I volunteer as a Storyteller!
When Neelam first told me that she volunteers as a storyteller, I was all ears! I love the art of storytelling and even before she had explained I was imagining her sitting with little children and weaving tales. I was a little wrong there as what she does is a lot more organised.
Storytelling is an activity under Friends Society’s Program for Future Leaders – a collection of different activities where volunteers work with adolescent school children on different aspects of leadership.
With every child having access to computers, reading books has significantly reduced. For most, books are limited only to text books. Neelam says “we hope these story telling sessions will excite them about books beyond classrooms and that they will read at least a few pages every night”. Besides being a fun activity, storytelling sessions are also planned in a way to develop creativity, critical thinking, analytic reasoning and team work among children.
Preparation for each session
My immediate question was how do they select and tell the stories? This may seem very basic but it is the first step towards any storytelling session and the most important. The stories are selected depending on the age group of the children. The genre may vary between suspense, comedy, historical and mythological depending on what the children would like and understand. For example, for children of 9th grade, usually suspense stories are selected because many had expressed that they like Sherlock Holmes (who doesn’t! 🙂 ); for younger children we may choose mysteries like akbar-birbal.
All the volunteers suggest stories and after a reading session among them, one story is selected.
These kids are teenagers; if we simply read a story to them, they would be bored very quickly. Our focus while preparation is make the session fun & engaging.
The story is then broken down into an outline of events to be narrated. The volunteers first practice among themselves, reading it out loud. This helps in streamlining the story and ensuring that it doesn’t sound boring. Any part that may be dragging the story is removed. Different mediums such as images, audio-video etc are used to make the “telling” part exciting.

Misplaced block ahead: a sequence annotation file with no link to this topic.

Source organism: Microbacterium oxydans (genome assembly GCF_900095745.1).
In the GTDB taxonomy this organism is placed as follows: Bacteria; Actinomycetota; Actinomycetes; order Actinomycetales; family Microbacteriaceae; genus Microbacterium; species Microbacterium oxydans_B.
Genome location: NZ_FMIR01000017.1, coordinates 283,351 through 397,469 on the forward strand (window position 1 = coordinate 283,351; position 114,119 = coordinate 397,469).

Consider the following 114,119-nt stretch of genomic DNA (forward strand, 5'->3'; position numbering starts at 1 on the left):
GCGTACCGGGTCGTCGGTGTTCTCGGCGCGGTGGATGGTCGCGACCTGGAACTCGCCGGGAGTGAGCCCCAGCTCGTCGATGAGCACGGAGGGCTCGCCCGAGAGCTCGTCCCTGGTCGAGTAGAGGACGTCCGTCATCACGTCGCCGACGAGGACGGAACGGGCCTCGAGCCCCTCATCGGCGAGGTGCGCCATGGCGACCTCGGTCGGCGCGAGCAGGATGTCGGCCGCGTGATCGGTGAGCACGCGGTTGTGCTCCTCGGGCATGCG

During the storytelling sessions
Just before taking the session, the volunteers first meet with the principal of the school and he/ she assigns one teacher to help the volunteers. The main reason we think is to keep up discipline during the session as the children are very naughty! 🙂
The children are divided into 3 or 4 team and each team has an assigned leader. As the story progresses, the volunteers ask questions about characters and how the story might be progressing. The volunteers stop the story just before the ending and that is when the real fun begins.
Every team gets 15 minutes to finish the story. The students work together analyzing different scenarios and possible endings. They also work on how they are going to present their ending. The leader has the added responsibility of resolving conflicts and bringing the team to a consensus. The volunteers interact with all the teams and help them with clues, if required.
Each team then presents their ending. It is interesting to see that rarely are the endings of any two groups same! :). In the end, one team is selected as a winner (though each is a winner!) based on their ending and the way they presented. The volunteers give gifts to the children and then after a thank you note, where they specifically mention how storytelling and reading is important for personality development, they ask for feedback.
As most volunteers are themselves college students, these sessions while helping the children also help them in a similar way. Presentation skills, handling crowds, engaging with children, addressing a huge gathering all goes towards their own development as future leaders!
–Neelam Sharma in conversation with Ashima Goyal Siraj
Check out more resources for storytelling in the classroom at Story Arts.
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